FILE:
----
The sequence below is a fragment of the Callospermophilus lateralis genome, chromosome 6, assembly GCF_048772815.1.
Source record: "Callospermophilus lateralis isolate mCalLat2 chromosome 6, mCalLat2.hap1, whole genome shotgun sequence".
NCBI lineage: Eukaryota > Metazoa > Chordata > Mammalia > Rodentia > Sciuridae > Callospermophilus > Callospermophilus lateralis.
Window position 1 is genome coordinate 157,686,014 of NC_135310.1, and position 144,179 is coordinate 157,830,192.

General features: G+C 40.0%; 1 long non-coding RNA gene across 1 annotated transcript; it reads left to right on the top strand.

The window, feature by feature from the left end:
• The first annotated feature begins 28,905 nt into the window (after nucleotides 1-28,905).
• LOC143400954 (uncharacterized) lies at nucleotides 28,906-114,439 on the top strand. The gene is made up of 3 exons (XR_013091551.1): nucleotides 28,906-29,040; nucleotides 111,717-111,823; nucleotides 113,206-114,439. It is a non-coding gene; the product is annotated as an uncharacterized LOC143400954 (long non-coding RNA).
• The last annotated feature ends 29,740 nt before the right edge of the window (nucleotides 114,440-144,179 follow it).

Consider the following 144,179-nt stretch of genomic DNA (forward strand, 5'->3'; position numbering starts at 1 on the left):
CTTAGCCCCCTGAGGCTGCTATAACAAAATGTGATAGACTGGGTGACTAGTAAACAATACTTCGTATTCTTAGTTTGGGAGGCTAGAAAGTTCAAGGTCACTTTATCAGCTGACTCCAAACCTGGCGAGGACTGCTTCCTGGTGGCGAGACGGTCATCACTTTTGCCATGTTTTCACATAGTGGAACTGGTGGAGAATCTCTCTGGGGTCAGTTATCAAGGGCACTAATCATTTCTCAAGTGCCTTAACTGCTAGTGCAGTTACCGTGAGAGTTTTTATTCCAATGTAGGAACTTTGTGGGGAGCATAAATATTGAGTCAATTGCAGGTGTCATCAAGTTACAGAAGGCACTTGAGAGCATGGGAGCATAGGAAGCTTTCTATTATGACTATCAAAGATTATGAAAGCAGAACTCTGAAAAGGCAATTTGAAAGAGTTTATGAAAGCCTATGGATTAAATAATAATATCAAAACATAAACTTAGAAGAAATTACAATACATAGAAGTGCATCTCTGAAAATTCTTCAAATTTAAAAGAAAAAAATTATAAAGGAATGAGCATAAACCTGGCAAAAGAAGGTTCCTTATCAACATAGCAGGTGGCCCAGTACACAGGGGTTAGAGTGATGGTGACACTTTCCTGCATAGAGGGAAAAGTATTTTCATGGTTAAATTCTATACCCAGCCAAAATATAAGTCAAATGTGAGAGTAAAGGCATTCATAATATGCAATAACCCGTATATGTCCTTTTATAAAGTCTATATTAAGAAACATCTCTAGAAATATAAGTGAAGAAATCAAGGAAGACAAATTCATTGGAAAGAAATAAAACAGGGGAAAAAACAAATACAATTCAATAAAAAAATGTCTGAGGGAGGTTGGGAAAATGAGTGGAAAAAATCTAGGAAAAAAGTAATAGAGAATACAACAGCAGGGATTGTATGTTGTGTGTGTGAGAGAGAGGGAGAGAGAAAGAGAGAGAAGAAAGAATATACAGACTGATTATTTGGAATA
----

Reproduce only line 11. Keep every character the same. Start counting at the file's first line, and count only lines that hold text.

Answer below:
CTTAGCCCCCTGAGGCTGCTATAACAAAATGTGATAGACTGGGTGACTAGTAAACAATACTTCGTATTCTTAGTTTGGGAGGCTAGAAAGTTCAAGGTCACTTTATCAGCTGACTCCAAACCTGGCGAGGACTGCTTCCTGGTGGCGAGACGGTCATCACTTTTGCCATGTTTTCACATAGTGGAACTGGTGGAGAATCTCTCTGGGGTCAGTTATCAAGGGCACTAATCATTTCTCAAGTGCCTTAACTGCTAGTGCAGTTACCGTGAGAGTTTTTATTCCAATGTAGGAACTTTGTGGGGAGCATAAATATTGAGTCAATTGCAGGTGTCATCAAGTTACAGAAGGCACTTGAGAGCATGGGAGCATAGGAAGCTTTCTATTATGACTATCAAAGATTATGAAAGCAGAACTCTGAAAAGGCAATTTGAAAGAGTTTATGAAAGCCTATGGATTAAATAATAATATCAAAACATAAACTTAGAAGAAATTACAATACATAGAAGTGCATCTCTGAAAATTCTTCAAATTTAAAAGAAAAAAATTATAAAGGAATGAGCATAAACCTGGCAAAAGAAGGTTCCTTATCAACATAGCAGGTGGCCCAGTACACAGGGGTTAGAGTGATGGTGACACTTTCCTGCATAGAGGGAAAAGTATTTTCATGGTTAAATTCTATACCCAGCCAAAATATAAGTCAAATGTGAGAGTAAAGGCATTCATAATATGCAATAACCCGTATATGTCCTTTTATAAAGTCTATATTAAGAAACATCTCTAGAAATATAAGTGAAGAAATCAAGGAAGACAAATTCATTGGAAAGAAATAAAACAGGGGAAAAAACAAATACAATTCAATAAAAAAATGTCTGAGGGAGGTTGGGAAAATGAGTGGAAAAAATCTAGGAAAAAAGTAATAGAGAATACAACAGCAGGGATTGTATGTTGTGTGTGTGAGAGAGAGGGAGAGAGAAAGAGAGAGAAGAAAGAATATACAGACTGATTATTTGGAATA